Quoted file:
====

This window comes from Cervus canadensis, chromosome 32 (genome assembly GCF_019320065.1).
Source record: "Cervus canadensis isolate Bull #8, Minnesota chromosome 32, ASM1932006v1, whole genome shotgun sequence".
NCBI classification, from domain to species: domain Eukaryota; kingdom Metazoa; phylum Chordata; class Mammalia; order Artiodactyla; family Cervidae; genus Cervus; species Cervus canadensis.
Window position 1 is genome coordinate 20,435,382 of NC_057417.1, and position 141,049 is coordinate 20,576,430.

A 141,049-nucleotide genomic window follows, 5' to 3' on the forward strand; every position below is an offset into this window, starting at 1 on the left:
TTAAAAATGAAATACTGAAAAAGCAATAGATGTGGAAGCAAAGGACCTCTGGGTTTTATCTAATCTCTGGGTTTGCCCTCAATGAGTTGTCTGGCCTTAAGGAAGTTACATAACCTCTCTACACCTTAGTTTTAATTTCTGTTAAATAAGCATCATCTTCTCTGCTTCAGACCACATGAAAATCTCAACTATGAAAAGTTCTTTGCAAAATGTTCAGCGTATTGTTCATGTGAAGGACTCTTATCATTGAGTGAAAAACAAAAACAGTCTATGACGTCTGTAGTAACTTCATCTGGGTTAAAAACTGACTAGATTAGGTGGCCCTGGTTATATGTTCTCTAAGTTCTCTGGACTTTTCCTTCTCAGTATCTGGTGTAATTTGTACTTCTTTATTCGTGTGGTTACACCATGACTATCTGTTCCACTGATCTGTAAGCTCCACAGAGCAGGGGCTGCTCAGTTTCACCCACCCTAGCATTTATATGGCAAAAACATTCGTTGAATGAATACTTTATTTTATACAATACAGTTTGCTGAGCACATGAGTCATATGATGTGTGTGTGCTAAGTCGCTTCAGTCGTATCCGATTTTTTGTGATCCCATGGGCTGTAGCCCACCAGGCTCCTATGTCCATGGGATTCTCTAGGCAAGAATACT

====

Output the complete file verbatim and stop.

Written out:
This window comes from Cervus canadensis, chromosome 32 (genome assembly GCF_019320065.1).
Source record: "Cervus canadensis isolate Bull #8, Minnesota chromosome 32, ASM1932006v1, whole genome shotgun sequence".
NCBI classification, from domain to species: domain Eukaryota; kingdom Metazoa; phylum Chordata; class Mammalia; order Artiodactyla; family Cervidae; genus Cervus; species Cervus canadensis.
Window position 1 is genome coordinate 20,435,382 of NC_057417.1, and position 141,049 is coordinate 20,576,430.

A 141,049-nucleotide genomic window follows, 5' to 3' on the forward strand; every position below is an offset into this window, starting at 1 on the left:
TTAAAAATGAAATACTGAAAAAGCAATAGATGTGGAAGCAAAGGACCTCTGGGTTTTATCTAATCTCTGGGTTTGCCCTCAATGAGTTGTCTGGCCTTAAGGAAGTTACATAACCTCTCTACACCTTAGTTTTAATTTCTGTTAAATAAGCATCATCTTCTCTGCTTCAGACCACATGAAAATCTCAACTATGAAAAGTTCTTTGCAAAATGTTCAGCGTATTGTTCATGTGAAGGACTCTTATCATTGAGTGAAAAACAAAAACAGTCTATGACGTCTGTAGTAACTTCATCTGGGTTAAAAACTGACTAGATTAGGTGGCCCTGGTTATATGTTCTCTAAGTTCTCTGGACTTTTCCTTCTCAGTATCTGGTGTAATTTGTACTTCTTTATTCGTGTGGTTACACCATGACTATCTGTTCCACTGATCTGTAAGCTCCACAGAGCAGGGGCTGCTCAGTTTCACCCACCCTAGCATTTATATGGCAAAAACATTCGTTGAATGAATACTTTATTTTATACAATACAGTTTGCTGAGCACATGAGTCATATGATGTGTGTGTGCTAAGTCGCTTCAGTCGTATCCGATTTTTTGTGATCCCATGGGCTGTAGCCCACCAGGCTCCTATGTCCATGGGATTCTCTAGGCAAGAATACT